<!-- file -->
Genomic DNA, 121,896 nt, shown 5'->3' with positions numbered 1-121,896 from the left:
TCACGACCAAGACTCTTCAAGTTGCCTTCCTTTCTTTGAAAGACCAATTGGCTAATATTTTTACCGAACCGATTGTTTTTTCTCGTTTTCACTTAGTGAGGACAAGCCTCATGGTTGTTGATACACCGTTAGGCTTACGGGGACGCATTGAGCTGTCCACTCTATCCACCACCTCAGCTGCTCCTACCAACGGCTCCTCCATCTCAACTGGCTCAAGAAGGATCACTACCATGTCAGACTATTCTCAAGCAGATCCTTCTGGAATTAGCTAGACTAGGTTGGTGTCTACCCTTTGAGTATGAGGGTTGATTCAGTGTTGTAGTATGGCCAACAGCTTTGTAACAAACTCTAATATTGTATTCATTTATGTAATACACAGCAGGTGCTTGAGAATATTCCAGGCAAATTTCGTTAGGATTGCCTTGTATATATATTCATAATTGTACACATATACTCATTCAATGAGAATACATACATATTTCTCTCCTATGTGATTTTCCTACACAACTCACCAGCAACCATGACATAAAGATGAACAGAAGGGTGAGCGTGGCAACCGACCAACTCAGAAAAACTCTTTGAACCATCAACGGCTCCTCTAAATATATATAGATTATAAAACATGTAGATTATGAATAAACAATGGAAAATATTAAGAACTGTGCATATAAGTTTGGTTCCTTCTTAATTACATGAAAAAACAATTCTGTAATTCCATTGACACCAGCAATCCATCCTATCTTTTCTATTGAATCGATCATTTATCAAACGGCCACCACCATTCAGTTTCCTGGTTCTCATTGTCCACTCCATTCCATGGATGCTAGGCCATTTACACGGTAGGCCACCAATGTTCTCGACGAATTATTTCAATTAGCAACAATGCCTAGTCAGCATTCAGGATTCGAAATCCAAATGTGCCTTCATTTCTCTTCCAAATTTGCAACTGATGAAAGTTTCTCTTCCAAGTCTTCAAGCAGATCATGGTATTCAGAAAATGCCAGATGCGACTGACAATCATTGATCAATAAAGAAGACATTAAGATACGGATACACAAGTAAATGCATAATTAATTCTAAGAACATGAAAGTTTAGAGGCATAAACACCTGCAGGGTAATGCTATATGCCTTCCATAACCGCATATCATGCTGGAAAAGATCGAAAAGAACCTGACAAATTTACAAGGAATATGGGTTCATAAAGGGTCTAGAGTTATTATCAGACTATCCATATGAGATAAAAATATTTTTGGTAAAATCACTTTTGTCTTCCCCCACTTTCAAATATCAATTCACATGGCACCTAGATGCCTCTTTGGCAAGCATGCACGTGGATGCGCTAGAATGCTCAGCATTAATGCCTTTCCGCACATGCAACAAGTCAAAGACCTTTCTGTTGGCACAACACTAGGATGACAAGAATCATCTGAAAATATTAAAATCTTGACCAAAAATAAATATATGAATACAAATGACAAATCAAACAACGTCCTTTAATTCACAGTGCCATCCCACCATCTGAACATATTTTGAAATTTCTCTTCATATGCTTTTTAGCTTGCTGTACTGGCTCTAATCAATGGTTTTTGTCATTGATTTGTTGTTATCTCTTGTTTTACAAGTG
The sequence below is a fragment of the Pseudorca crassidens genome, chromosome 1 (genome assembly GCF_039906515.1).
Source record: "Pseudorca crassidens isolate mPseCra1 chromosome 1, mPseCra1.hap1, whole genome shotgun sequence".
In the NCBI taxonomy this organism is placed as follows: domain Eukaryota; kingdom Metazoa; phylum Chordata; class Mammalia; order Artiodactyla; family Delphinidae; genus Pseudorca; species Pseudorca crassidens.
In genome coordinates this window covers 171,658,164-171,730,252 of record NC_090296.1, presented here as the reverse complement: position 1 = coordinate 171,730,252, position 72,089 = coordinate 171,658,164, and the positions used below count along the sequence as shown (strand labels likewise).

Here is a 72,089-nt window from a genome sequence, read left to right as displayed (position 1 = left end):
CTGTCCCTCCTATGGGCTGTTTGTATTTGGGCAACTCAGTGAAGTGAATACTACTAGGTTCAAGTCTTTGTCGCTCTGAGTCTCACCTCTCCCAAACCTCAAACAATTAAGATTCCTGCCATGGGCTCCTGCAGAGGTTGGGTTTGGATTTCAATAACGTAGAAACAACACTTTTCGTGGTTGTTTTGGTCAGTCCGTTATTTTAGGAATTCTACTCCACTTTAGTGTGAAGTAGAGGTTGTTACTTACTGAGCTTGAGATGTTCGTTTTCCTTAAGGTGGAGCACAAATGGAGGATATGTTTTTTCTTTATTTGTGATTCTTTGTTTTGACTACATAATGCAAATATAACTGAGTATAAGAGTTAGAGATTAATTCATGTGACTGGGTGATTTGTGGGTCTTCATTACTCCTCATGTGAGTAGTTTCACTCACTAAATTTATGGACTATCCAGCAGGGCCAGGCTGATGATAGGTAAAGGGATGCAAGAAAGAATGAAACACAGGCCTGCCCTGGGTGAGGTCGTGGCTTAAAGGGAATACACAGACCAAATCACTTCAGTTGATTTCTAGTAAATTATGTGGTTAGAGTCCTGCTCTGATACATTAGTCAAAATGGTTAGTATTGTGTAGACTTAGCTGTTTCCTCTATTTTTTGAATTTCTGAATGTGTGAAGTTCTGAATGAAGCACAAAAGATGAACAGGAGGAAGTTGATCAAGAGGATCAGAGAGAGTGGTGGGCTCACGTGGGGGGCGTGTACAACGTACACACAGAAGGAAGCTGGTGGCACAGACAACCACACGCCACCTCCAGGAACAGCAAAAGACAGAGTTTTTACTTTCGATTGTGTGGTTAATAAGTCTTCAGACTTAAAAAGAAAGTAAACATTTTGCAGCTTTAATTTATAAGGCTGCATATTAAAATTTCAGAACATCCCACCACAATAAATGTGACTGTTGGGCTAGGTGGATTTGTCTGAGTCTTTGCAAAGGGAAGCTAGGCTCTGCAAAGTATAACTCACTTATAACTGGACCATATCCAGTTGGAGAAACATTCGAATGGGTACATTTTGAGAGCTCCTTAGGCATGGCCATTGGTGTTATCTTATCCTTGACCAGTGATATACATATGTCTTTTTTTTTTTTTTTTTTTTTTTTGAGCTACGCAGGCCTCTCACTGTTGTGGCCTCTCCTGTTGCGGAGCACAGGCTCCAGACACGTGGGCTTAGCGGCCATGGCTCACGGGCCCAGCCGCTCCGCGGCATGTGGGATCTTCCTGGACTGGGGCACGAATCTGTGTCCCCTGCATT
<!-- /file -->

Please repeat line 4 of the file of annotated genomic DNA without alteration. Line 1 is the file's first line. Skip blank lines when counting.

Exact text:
Source record: "Pseudorca crassidens isolate mPseCra1 chromosome 1, mPseCra1.hap1, whole genome shotgun sequence".